“The fact that to this day I am the only victim who has been willing to be named should say plenty,” Waks says.
“It is easier for me than for other victims, because I am no longer in that world. Most child sex abuse victims prefer anonymity because of a range of taboos and stigmas attached to them. It’s very sensitive.
“But within the Yeshivah community, those issues and barriers are multiplied tenfold, and by speaking out against them, your life will potentially be over. You will feel the consequences, you will be damaged goods.”
In 1988, when he was 11 years old, Waks was abused by a member of the Yeshivah centre known only to the commission as AVP because he left the country before he could be charged.
The man abused Waks multiple times....
Waks confided in a classmate at the Yeshivah college, who told other children. Soon, Waks felt like everyone knew about what was happening to him, and he faced daily taunts and bullying – including being called “gay” because he had been abused by a man....
Waks says Chabad has “all the hallmarks” of a cult – “every waking moment was dictated for us”, he said. He still has difficulty reading books or watching movies for pleasure, so heavily was his studying of religious texts and documentaries. He did not know what his secular birthday was until he was 15. His relationship with his father, who used a disciplinary approach to ensure his children adhered to Yeshivah values, is fractured....
Manny Waks believes the past two weeks of evidence means resignations now need to happen. Some of the rabbis were involved in malicious attacks against him and his family, it was revealed. They were so brutal that Waks relocated his wife and three children to Europe.
“Where was anyone at the time we were being abused, when we were going to the police?” he asks. Waks is now establishing a global organisation to investigate child sex abuse within the Jewish community.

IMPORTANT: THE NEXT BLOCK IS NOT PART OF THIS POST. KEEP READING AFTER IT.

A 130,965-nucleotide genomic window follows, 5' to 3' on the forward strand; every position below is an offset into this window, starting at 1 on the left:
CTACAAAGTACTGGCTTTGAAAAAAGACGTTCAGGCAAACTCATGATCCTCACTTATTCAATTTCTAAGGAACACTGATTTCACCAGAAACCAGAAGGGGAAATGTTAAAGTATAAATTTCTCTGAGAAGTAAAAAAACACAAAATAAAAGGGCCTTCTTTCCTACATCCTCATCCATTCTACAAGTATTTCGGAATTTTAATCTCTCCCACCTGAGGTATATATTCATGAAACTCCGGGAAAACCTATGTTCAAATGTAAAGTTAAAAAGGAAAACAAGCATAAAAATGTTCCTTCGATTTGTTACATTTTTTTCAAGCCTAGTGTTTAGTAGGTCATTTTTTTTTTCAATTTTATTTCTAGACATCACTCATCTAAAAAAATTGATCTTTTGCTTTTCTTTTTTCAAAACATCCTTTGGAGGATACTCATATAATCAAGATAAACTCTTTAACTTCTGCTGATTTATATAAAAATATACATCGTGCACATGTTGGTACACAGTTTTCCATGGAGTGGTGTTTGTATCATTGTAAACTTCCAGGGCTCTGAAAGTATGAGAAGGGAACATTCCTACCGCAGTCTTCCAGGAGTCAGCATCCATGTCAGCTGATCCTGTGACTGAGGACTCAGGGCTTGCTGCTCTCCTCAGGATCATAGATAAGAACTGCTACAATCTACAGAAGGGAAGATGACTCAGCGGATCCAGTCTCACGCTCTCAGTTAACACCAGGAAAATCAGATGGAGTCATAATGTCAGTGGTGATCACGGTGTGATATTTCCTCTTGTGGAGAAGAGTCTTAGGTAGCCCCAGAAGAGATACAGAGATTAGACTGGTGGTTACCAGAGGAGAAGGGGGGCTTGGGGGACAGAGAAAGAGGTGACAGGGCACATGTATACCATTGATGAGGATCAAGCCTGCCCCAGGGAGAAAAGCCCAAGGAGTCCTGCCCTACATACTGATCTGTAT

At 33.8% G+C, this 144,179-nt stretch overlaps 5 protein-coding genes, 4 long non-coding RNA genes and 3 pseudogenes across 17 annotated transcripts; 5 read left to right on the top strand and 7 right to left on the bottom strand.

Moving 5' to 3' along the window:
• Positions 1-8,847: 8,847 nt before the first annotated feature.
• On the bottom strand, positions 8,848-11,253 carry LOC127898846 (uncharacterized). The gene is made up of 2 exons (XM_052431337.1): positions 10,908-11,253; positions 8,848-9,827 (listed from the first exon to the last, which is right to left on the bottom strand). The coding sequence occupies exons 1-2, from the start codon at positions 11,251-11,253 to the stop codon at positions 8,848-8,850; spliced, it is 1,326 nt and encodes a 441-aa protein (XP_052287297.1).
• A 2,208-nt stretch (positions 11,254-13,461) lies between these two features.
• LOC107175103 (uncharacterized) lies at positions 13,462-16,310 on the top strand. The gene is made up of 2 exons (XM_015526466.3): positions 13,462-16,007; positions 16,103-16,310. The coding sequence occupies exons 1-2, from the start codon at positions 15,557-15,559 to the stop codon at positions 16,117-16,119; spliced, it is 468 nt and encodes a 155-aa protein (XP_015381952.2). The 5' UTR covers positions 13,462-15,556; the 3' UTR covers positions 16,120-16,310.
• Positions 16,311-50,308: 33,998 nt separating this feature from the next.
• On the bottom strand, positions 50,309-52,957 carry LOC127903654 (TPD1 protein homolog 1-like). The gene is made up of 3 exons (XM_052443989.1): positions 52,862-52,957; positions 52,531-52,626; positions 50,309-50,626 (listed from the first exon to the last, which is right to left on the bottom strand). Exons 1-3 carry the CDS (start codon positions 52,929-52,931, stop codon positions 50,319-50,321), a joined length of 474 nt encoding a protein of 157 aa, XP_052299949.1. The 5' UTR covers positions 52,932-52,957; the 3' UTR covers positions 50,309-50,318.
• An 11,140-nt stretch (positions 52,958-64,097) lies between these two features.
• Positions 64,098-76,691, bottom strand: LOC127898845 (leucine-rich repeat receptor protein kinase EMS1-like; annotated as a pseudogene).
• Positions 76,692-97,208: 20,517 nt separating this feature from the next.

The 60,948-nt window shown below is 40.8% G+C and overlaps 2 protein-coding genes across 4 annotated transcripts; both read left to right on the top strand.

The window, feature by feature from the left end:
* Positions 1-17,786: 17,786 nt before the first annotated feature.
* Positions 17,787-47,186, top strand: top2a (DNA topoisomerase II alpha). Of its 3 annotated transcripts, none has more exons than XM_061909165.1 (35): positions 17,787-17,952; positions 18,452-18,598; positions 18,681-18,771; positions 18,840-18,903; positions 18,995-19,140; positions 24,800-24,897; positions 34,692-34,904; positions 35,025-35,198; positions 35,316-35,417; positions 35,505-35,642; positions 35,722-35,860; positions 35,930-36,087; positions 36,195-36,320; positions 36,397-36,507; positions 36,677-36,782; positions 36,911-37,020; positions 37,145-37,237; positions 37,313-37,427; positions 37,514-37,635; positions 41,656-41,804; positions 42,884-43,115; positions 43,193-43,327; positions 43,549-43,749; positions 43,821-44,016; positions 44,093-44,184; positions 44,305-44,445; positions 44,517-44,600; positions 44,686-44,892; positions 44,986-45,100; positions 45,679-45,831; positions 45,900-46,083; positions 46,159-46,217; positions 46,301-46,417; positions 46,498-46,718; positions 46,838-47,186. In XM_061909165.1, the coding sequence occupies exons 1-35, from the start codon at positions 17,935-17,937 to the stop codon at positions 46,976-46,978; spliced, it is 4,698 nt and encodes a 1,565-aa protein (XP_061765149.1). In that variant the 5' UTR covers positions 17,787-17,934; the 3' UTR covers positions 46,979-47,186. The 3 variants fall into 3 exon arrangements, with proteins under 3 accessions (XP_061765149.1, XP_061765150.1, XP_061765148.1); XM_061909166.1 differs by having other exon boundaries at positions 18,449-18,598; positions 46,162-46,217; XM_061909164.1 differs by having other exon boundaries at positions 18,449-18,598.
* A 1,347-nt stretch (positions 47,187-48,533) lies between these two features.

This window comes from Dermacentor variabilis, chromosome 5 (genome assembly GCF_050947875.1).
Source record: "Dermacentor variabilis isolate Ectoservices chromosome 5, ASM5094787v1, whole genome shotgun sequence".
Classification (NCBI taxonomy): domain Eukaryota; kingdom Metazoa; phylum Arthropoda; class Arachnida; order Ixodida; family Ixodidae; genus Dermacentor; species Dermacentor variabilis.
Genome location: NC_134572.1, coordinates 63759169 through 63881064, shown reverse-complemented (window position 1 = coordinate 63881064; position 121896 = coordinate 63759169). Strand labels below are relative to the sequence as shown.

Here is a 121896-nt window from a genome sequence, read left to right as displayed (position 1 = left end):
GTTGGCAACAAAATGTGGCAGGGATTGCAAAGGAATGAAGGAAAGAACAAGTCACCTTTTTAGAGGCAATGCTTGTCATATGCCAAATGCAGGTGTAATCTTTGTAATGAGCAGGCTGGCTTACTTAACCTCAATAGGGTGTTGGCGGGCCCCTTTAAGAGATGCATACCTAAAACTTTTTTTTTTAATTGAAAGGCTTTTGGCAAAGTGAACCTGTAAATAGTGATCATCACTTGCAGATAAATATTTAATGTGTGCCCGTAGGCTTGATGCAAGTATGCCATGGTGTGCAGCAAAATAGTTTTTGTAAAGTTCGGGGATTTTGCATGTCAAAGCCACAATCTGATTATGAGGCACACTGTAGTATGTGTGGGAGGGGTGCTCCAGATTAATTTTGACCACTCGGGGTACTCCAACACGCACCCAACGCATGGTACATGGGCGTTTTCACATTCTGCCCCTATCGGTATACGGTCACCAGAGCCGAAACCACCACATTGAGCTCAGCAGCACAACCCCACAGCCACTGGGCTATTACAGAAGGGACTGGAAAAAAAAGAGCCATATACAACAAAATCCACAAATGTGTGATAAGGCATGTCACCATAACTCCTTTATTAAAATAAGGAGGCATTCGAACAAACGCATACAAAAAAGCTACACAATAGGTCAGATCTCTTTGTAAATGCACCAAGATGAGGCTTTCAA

“These leaders, these people, are the ones who are the biggest miscarriages of justice. They will do anything to protect themselves, their reputation and their institution, and that’s what’s so astounding and so offensive to the core....
Brutal slaying leads to protests over violence against women in Turkey
By Glen Johnson February 14, 2015 Reporting from Ankara, Turkey
The slaying of a young Turkish woman during an alleged attempted rape has prompted angry street protests across Turkey and demands that the government do more to combat violence against women.
Police on Friday discovered the charred corpse of Ozgecan Aslan, a 20-year-old psychology student, in a riverbed in southern Mersin province. She was killed while fighting back a sexual assault by the driver of a minibus she took to go home, authorities say.
Three people have been arrested in connection with the slaying, including the driver, authorities told local media. Protesters took to streets of major cities in Turkey on Saturday, as the victim was buried in her hometown.
Women’s rights activists argue that the Islamist ruling party, the Justice and Development Party, or AKP, is not doing enough to halt such violence—or to ensure those guilty of crimes against women receive adequate punishment. Many argue that Turkey’s judicial system is sympathetic to perpetrators of such crimes.
The number of gender-related homicides of Turkish women has soared in recent years. Authorities reported fewer than 100 in 2002, compared to almost 300 in 2014....